{¶ 13} We also reject Joseph's claim that the amendment is unconscionable because it is a “one-sided self-serving” provision.   The courts have routinely rejected this kind of argument, finding that the opt-out clause gave Joseph the right to terminate the agreement on his own accord.   See, e.g., Hale v. First USA Bank, N.A. (S.D.N.Y.2001), 2001 WL 687371, 2001 U.S.Dist. Lexis 8045;  Frerichs v. Credential Serv. Internatl. (N.D.Ill.1999), 1999 Lexis 22811.   Moreover, the arbitration amendment was not so one-sided as to be per se unconscionable.   In Marsh v. First USA Bank, N.A. (N.D.Tex.2000), 103 F.Supp.2d 909, 919, the district court considered an identical issue and stated:

{¶ 14} “In the instant case, while the arbitration provision may have been presented in a take-it-or-leave-it manner, the Court cannot say that it is so lopsided in Defendant's favor as to be oppressive or prejudicial.   The arbitration provision standing alone does not present an opportunity for one party to gain an unfair advantage over the other in arbitration, any more than the inclusion of a forum selection clause would impede a just result in a court of law.”

 {¶ 15} Joseph also complains that the amendment of the credit card agreement was unsupported by valid consideration.   In Pick v. Discover Fin. Serv., the court considered the same issue concerning the consideration to support the amendment of a credit card agreement to include an arbitration clause and stated:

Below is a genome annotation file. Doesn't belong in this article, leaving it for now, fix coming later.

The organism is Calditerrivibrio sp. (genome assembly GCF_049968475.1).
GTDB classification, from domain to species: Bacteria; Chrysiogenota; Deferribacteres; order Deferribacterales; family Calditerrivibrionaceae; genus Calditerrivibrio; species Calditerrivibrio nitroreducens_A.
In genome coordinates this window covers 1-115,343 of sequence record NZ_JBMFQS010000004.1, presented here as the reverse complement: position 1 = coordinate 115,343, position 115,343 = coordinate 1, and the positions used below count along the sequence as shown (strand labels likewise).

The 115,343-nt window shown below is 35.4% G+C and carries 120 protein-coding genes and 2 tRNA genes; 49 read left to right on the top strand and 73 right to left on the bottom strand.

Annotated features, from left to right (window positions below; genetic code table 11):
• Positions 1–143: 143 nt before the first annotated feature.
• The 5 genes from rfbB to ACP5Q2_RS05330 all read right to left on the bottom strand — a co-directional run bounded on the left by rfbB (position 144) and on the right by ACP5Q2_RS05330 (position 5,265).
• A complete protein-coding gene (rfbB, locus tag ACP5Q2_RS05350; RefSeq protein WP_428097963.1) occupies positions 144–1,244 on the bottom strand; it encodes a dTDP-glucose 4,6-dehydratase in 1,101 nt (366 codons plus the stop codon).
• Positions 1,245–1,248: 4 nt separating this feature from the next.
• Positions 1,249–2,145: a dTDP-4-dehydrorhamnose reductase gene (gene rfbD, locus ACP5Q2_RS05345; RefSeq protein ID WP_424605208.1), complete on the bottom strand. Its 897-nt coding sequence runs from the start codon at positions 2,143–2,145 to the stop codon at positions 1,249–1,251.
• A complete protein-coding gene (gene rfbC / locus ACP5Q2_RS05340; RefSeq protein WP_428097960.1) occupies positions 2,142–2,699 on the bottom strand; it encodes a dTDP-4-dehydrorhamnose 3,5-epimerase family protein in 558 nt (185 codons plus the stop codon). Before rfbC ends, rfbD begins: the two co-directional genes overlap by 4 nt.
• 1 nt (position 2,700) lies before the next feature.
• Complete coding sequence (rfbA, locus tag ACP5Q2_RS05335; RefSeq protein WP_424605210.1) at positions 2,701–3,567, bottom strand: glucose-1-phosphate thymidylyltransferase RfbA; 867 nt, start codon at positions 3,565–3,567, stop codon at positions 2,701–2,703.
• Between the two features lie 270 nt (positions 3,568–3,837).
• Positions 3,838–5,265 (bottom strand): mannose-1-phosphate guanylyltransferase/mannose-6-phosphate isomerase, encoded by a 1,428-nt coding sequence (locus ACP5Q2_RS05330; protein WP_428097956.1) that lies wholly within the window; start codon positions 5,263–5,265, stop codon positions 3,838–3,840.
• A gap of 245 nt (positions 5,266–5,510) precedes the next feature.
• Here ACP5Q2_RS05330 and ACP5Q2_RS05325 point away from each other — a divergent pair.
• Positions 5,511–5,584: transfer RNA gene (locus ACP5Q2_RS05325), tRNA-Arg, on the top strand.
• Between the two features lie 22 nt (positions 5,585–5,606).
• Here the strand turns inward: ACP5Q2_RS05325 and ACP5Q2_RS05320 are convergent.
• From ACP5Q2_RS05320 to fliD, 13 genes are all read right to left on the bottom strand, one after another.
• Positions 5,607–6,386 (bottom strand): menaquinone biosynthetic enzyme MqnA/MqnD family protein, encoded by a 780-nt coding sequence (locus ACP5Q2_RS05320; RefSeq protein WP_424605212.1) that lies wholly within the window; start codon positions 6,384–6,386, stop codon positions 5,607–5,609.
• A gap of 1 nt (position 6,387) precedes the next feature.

{¶ 16} “Moreover, mutuality is not a requirement of a valid arbitration clause, provided that the underlying contract is supported by consideration.   See Harris [v. Green Tree Fin. Corp. (C.A.3, 1999), 183 F.3d 173] at 180.   The court finds that the Agreement, pursuant to which plaintiff received the benefits of the Card and defendant gained plaintiff's subscription, is supported by adequate consideration.   Therefore, no mutuality is necessary to ensure validity of the Arbitration Section.”   See, also, Bank One, N.A. v. Coates (S.D.Miss.2001), 125 F.Supp.2d 819, fn. 7;  Frerichs v. Credential Serv. Internatl., 1999 U.S.Dist. Lexis 22811, at 20-21.

{¶ 17} Finally, the use of arbitration clauses has been too well established to permit Joseph's remaining arguments concerning the constitutionality of arbitration clauses under both the United States and Ohio Constitutions.   We reject those arguments without further discussion.   The assigned error is overruled.

Judgment affirmed.



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Docket No: No. 80423.

Decided: August 08, 2002

Court: Court of Appeals of Ohio,Eighth District, Cuyahoga County.